#!/usr/bin/sh#
 
# Description: Example wrapper script to enable RAC event logging and notification
#              to generic third-party systems.  The script showcases two possible
#              methods to enable local or remote logging/notification of RAC-
#              detected events.#
 
# Note:  Unless your CRS home directory is on an NFS-mounted device, you should 
#        copy this script to the racg/usrco directories in your CRS home
#        directory, for all RAC nodes protected by Oracle Integrated Clusterware.  #        This is a one-time setup.#
 
# For additional details on callouts and what name=value pairs are passed by RAC,
# please review /private/oracle/crs/racg/usrco/README.
 
# Global variables:#
 
AWK=/usr/bin/awk
MY_CRS_HOME=/private/oracle/crs
 
# Scan and parse arglist:#
 
for ARGS in $*; do
   PROPERTY=`echo $ARGS | $AWK -F"=" '{print $1}'`
   VALUE=`echo $ARGS    | $AWK -F"=" '{print $2}'`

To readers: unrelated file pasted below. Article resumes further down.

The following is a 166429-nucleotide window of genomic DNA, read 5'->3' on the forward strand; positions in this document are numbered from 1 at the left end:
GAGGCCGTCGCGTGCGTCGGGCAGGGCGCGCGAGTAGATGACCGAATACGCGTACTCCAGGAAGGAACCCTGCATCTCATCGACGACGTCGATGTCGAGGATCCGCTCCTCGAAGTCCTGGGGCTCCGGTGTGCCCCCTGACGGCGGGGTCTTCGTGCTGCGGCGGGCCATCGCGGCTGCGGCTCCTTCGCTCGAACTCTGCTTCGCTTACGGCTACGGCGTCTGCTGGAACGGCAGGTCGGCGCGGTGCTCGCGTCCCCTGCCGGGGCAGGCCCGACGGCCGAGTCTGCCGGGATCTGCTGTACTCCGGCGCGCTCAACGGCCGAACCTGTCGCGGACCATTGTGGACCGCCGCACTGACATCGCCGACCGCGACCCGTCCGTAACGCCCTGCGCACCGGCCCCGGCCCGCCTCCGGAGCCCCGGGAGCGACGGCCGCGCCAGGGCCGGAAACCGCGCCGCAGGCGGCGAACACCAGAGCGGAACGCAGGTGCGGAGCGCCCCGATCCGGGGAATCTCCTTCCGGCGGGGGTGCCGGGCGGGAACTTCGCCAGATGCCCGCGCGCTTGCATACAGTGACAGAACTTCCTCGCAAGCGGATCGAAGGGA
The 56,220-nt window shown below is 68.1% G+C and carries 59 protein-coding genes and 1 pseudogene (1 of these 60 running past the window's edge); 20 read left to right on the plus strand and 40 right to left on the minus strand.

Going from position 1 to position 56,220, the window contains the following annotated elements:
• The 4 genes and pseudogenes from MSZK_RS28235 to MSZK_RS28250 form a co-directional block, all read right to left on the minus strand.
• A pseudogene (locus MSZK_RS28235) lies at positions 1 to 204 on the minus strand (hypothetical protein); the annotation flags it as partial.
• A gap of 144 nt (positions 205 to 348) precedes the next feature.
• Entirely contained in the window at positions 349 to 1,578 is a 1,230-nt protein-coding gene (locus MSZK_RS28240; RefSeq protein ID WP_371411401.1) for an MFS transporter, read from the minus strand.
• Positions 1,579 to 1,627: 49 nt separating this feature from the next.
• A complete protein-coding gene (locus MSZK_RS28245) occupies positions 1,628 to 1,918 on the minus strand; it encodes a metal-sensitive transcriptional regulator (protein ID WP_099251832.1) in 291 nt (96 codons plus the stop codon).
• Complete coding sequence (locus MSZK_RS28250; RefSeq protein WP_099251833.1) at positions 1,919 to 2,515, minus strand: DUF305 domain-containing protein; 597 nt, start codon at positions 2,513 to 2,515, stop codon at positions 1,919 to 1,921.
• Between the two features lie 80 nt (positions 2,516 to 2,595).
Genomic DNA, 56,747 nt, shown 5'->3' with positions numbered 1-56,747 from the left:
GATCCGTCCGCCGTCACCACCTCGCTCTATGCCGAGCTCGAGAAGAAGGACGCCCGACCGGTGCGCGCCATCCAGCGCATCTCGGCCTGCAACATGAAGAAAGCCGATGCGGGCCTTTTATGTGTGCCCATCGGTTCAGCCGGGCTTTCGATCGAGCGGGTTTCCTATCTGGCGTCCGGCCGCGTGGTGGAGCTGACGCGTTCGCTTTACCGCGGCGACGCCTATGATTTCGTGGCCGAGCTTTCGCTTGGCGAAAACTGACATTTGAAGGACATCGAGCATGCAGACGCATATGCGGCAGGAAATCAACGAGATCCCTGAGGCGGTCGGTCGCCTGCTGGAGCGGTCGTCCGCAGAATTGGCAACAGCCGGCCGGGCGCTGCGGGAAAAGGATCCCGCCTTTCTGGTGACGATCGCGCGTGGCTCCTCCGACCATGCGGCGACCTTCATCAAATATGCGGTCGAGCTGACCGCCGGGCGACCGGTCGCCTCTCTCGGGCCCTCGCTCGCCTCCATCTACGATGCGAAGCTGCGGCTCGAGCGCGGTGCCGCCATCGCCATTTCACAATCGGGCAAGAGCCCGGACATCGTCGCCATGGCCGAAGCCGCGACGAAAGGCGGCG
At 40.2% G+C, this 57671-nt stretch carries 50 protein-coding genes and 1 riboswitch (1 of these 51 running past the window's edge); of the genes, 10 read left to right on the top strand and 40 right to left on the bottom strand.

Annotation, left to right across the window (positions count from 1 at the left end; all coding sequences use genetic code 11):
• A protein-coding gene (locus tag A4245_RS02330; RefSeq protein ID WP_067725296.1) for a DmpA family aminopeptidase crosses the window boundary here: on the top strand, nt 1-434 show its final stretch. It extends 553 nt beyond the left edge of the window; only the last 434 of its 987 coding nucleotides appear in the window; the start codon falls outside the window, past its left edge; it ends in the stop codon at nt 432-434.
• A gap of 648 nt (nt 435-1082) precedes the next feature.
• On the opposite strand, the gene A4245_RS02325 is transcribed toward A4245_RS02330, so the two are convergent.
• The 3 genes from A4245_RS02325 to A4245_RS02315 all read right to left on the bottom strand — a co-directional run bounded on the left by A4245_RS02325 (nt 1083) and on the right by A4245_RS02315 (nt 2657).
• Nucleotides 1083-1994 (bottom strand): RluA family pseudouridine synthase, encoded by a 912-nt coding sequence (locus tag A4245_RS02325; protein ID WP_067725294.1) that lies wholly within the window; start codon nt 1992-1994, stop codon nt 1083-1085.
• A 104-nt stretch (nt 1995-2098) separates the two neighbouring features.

#> map EVTTYPE to EVENT_TYP, NODE to HOST:
   case $PROPERTY in
     #> note: EVENT_TYP is one of: NODE, DATABASE, INSTANCE, SERVICE, SERVICEMEMBER
     EVENT_TYP | event_typ)     NOTIFY_EVENT_TYP=$VALUE ;;
     VERSION | version)         NOTIFY_VERSION=$VALUE ;;
     SERVICE | service)         NOTIFY_SERVICE=$VALUE ;;
     DATABASE | database)       NOTIFY_DBNAME=$VALUE ;;
     INSTANCE | instance)       NOTIFY_INSTANCE=$VALUE ;;
     HOST | host)               NOTIFY_HOST=$VALUE ;;
     STATUS | status)           NOTIFY_STATUS=$VALUE ;;
     TIMESTAMP | timestamp)     NOTIFY_SVRLOGDATE=$VALUE ;;
   esac
done
 
 
# ###################################################
# [1] Notification Method 1:  On-cluster file logging
# ###################################################
# This section simply writes one-line entries for each event published by RAC,
# and the log is written to standard RAC log directory.  It will blindly record
# all RAC events, regardless of state (UP, DOWN or NOT_RESTARTING):
 
RACEVT_LOGFILE=$MY_CRS_HOME/racg/log/rac_${NOTIFY_SERVICE}_uptime.log